The last half of the meteorological summer season was certainly not one for a general round of rain. Much of the Midwest -- along with the far Northern and Southern Plains, the northwest and far western U.S. -- had far-less-than-average precipitation. The Appalachian Mountains through New England were dry, as well.
Here's how the U.S. Drought Monitor summary described things for the first full week of September for the Midwest and the Northwest (which in this summary includes the far Northern Plains):
MIDWEST: Dryness continued across a swath of the central Midwest, leaving locations in Iowa with deficits of about 4 to 10 inches over the last 90 days. Streamflow and soil moisture continue to fall well-below normal and satellite vegetation indicators depict the stress on vegetation. Accordingly, Iowa saw small expansions in moderate and severe drought in the south, abnormally dry conditions in the east-central region, and abnormally dry conditions and moderate drought in the northeast. Meanwhile, locally heavy rainfall brought minor improvements to the abnormally dry depiction on Michigan's Lower Peninsula.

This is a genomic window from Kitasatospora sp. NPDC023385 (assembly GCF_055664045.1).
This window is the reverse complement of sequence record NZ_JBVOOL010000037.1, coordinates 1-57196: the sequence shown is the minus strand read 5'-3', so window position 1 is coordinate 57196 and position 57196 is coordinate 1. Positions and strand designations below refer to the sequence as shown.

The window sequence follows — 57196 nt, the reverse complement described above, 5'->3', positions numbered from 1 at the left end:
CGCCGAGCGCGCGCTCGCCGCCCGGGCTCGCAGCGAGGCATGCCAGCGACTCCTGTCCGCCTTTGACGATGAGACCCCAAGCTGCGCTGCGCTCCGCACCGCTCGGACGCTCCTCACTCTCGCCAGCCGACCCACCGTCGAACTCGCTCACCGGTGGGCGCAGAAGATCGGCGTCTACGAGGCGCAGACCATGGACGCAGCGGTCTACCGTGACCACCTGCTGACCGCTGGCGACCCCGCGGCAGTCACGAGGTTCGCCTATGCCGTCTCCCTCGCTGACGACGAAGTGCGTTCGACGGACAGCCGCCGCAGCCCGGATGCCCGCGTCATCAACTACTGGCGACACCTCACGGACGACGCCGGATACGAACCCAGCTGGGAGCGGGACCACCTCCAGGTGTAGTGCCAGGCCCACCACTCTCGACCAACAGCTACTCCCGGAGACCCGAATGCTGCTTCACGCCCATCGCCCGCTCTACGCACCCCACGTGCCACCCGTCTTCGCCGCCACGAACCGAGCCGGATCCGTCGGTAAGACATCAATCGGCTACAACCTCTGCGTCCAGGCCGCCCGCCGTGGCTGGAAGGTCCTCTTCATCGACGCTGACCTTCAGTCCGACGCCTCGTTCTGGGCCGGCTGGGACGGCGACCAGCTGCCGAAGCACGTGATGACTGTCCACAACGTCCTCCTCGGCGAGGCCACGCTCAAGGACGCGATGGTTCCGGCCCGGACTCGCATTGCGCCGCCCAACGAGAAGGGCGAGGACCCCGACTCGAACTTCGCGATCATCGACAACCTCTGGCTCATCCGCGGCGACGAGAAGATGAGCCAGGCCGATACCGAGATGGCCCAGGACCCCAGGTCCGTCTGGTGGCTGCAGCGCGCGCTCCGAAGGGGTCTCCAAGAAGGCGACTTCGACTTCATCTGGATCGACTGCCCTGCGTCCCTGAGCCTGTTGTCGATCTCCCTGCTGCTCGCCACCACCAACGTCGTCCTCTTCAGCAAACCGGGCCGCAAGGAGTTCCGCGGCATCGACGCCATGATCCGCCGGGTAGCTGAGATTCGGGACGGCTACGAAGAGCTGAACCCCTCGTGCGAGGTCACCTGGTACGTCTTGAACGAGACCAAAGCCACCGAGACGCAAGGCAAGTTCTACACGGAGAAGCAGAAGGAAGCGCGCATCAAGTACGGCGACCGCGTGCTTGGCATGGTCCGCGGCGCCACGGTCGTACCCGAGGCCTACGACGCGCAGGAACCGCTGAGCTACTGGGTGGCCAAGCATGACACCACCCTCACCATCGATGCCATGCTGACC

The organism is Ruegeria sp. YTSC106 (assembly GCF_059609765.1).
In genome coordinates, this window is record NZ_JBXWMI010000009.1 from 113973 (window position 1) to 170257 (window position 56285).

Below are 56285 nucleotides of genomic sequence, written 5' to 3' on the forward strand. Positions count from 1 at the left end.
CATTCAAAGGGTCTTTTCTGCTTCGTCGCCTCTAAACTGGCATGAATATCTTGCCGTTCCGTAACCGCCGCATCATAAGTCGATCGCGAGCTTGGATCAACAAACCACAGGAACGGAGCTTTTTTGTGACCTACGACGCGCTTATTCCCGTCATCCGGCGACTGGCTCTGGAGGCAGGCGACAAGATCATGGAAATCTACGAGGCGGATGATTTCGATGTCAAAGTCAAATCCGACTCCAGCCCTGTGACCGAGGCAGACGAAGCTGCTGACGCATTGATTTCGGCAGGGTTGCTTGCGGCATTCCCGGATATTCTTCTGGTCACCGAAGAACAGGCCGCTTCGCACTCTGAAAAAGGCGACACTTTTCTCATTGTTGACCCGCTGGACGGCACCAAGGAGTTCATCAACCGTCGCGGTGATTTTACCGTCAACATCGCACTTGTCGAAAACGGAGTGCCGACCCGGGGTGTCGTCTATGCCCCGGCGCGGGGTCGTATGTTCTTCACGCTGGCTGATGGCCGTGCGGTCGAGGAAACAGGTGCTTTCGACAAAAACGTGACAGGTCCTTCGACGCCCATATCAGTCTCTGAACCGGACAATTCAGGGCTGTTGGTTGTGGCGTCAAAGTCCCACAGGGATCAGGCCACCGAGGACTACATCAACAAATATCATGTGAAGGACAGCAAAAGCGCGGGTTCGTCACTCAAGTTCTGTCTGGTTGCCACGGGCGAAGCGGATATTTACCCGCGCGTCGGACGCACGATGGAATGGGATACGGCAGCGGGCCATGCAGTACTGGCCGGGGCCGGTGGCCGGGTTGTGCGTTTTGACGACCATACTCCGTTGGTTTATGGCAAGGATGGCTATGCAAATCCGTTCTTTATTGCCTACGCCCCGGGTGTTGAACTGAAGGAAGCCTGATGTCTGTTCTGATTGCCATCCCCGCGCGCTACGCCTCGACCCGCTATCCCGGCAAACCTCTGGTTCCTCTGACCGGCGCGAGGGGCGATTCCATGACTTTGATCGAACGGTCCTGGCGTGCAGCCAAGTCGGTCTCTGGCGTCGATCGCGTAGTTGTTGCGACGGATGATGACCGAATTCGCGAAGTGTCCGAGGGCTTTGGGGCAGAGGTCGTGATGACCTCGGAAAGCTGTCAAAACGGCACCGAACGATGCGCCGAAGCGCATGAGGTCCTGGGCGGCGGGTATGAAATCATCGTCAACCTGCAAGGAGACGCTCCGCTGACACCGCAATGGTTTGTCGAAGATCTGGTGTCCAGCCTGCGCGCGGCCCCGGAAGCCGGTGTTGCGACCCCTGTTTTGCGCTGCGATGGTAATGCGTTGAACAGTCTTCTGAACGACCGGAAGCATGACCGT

NORTHWEST: Hot, dry weather continued across much of the Northwest, causing conditions to deteriorate in many locations as rainfall deficits increased and hot weather dried out vegetation. Many locations in the region have experienced a record-breaking 80-plus days without rain over the last three months. The dry conditions have fueled wildfires across the region, prompting public health warnings because of decreases in air quality. Changes include an expansion of severe and extreme drought in central Montana and the introduction of moderate drought in eastern Washington and western Washington and Oregon. Conditions also deteriorated in southern Idaho and the Upper Colorado River Basin as rainfall deficits grew and streamflow fell below normal. Southern Idaho, Wyoming, Utah, and western Colorado saw expansions in abnormally dry conditions while eastern Utah and northwest Colorado also saw an expansion of severe drought.
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